The capacity of land to grow plants plays a key role in emerging carbon-neutrality climate strategies of both countries and companies.
Strategies often claim credit for using this capacity to reduce emissions from other sectors, as in the case of bioenergy or long-lived wood products, or to reforest land and thereby offset other emissions. Yet, there is a fixed quantity of global land, and the benefits of one use need to be offset against the opportunity costs.
This talk will argue that in various ways standard national IPCC reporting guidance, national laws, carbon offset rules and lifecycle approaches all fail to count or fully count these opportunity costs. The flaws are resulting in important national and corporate strategies that are likely to harm both the climate and biodiversity. As one example, the EU’s newly proposed Fit for 55 strategy is likely to outsource much of Europe’s land requirements even as Europe already appropriates land outside Europe heavily to meet its needs. The talk will discuss the types of reforms needed and the role climate scientists and researchers can play in pressing for reforms.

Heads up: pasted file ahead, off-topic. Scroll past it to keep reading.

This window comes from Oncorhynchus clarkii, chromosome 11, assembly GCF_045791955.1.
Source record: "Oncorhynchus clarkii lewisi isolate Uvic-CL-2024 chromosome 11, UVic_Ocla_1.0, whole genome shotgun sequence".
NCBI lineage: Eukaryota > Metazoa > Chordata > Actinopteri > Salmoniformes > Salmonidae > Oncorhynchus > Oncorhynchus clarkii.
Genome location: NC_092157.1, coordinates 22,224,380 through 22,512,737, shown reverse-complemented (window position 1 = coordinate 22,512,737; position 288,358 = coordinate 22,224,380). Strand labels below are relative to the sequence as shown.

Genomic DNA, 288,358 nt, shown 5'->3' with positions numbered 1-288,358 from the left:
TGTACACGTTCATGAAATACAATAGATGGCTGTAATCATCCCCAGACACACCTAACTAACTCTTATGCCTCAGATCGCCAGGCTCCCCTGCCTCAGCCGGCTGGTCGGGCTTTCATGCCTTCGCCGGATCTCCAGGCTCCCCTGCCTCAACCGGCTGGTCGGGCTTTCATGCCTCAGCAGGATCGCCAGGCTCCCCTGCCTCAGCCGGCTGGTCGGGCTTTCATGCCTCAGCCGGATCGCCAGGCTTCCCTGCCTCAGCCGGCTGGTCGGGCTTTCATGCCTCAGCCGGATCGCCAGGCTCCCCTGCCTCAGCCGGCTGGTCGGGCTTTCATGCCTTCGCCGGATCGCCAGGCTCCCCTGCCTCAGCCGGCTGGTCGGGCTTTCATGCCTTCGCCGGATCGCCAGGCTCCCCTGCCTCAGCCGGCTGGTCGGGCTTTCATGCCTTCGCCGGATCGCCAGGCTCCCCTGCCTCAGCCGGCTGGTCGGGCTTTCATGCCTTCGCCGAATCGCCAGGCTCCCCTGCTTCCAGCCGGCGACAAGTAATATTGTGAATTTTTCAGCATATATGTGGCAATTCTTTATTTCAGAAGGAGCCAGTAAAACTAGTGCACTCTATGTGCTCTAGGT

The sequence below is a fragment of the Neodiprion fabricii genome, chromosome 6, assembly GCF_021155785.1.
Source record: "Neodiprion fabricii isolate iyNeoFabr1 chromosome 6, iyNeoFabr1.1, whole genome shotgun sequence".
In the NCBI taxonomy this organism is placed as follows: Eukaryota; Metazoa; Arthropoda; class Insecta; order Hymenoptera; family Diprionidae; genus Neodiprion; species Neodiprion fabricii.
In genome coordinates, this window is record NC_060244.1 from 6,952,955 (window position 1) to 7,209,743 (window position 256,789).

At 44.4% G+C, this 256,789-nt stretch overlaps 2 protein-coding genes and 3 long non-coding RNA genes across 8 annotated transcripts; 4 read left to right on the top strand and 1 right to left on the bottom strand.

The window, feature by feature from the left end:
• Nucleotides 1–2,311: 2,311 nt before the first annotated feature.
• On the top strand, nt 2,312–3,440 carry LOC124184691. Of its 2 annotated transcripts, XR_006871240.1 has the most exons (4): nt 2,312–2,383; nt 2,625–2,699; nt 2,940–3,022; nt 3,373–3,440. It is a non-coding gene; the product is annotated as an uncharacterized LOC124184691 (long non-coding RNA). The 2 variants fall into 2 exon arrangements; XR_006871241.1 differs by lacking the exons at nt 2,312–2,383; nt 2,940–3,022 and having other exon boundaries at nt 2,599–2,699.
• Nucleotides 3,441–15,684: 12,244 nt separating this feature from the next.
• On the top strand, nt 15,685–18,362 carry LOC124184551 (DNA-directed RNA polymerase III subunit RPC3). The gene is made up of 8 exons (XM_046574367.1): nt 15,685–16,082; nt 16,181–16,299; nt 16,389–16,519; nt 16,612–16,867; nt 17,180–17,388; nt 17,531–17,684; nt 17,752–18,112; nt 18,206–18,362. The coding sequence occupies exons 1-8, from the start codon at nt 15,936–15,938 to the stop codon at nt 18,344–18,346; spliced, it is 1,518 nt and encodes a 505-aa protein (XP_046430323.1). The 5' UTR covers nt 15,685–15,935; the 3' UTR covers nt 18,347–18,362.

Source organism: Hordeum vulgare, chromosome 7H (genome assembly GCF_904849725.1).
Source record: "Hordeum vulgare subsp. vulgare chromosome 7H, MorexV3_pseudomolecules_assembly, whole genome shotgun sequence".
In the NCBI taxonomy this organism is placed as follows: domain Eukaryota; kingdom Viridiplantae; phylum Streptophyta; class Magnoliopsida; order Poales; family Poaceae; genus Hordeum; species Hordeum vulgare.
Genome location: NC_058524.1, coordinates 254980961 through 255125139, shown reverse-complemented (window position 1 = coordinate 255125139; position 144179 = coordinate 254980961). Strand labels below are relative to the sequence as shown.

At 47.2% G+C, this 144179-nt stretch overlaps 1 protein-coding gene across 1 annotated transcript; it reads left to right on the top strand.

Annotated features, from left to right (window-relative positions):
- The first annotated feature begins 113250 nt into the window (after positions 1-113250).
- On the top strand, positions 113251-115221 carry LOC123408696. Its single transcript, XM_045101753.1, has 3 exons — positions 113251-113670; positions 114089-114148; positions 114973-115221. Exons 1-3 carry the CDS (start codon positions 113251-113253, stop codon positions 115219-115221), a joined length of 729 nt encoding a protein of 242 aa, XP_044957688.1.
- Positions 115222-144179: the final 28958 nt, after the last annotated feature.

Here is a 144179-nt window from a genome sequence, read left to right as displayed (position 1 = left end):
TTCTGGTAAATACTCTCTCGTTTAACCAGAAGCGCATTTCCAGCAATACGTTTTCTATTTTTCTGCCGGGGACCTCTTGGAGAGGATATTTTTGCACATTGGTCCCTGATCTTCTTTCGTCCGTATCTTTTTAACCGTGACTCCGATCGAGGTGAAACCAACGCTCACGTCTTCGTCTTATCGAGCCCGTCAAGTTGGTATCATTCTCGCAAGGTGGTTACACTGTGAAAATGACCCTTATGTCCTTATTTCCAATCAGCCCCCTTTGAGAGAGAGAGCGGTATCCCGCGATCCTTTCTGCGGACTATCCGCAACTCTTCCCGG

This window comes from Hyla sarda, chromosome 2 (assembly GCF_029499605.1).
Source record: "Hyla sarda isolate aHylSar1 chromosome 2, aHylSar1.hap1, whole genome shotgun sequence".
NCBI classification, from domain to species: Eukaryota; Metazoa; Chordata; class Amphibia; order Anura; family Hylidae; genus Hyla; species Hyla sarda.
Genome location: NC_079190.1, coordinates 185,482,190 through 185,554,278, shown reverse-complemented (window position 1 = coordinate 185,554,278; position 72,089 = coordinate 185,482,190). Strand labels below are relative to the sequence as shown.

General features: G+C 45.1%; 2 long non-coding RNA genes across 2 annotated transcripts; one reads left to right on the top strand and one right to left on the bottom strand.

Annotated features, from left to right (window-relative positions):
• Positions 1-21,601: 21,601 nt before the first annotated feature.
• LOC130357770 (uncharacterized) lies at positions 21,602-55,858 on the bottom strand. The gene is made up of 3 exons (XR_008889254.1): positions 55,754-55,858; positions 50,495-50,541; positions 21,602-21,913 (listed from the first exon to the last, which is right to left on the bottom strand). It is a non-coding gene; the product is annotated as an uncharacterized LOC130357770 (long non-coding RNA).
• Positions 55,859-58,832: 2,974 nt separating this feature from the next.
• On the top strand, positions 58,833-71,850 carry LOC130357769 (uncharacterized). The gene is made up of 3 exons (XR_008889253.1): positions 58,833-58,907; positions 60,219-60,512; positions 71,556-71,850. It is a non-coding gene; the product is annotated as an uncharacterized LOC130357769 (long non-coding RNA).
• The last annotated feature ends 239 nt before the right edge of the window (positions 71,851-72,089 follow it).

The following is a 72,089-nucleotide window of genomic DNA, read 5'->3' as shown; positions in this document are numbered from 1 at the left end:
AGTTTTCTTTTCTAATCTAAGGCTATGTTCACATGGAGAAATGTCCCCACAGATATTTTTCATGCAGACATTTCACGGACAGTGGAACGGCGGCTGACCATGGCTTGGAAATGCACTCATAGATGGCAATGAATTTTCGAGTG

This event is hosted by the Oxford Martin School in conjunction with the Oxford Biodiversity Network